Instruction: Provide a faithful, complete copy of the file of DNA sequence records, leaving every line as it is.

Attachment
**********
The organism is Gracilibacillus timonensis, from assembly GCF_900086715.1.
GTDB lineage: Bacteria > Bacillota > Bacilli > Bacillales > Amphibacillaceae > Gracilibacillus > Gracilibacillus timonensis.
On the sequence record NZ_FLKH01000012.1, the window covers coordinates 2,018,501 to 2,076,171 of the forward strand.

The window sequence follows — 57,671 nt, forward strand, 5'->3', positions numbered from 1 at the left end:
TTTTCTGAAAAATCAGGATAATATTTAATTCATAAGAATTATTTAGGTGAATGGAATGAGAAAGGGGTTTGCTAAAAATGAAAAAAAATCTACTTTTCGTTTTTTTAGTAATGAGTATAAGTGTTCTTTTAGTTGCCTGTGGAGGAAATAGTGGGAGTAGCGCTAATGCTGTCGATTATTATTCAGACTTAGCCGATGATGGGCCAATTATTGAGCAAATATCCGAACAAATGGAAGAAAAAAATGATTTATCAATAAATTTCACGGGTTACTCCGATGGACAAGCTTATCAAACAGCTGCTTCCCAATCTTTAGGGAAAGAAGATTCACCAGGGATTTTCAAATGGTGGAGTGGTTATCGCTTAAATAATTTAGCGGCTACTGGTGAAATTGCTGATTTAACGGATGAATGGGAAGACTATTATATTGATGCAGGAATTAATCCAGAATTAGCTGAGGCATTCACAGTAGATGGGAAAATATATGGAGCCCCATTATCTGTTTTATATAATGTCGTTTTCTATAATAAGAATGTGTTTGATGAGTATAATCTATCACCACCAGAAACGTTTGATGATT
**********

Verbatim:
The organism is Gracilibacillus timonensis, from assembly GCF_900086715.1.
GTDB lineage: Bacteria > Bacillota > Bacilli > Bacillales > Amphibacillaceae > Gracilibacillus > Gracilibacillus timonensis.
On the sequence record NZ_FLKH01000012.1, the window covers coordinates 2,018,501 to 2,076,171 of the forward strand.

The window sequence follows — 57,671 nt, forward strand, 5'->3', positions numbered from 1 at the left end:
TTTTCTGAAAAATCAGGATAATATTTAATTCATAAGAATTATTTAGGTGAATGGAATGAGAAAGGGGTTTGCTAAAAATGAAAAAAAATCTACTTTTCGTTTTTTTAGTAATGAGTATAAGTGTTCTTTTAGTTGCCTGTGGAGGAAATAGTGGGAGTAGCGCTAATGCTGTCGATTATTATTCAGACTTAGCCGATGATGGGCCAATTATTGAGCAAATATCCGAACAAATGGAAGAAAAAAATGATTTATCAATAAATTTCACGGGTTACTCCGATGGACAAGCTTATCAAACAGCTGCTTCCCAATCTTTAGGGAAAGAAGATTCACCAGGGATTTTCAAATGGTGGAGTGGTTATCGCTTAAATAATTTAGCGGCTACTGGTGAAATTGCTGATTTAACGGATGAATGGGAAGACTATTATATTGATGCAGGAATTAATCCAGAATTAGCTGAGGCATTCACAGTAGATGGGAAAATATATGGAGCCCCATTATCTGTTTTATATAATGTCGTTTTCTATAATAAGAATGTGTTTGATGAGTATAATCTATCACCACCAGAAACGTTTGATGATT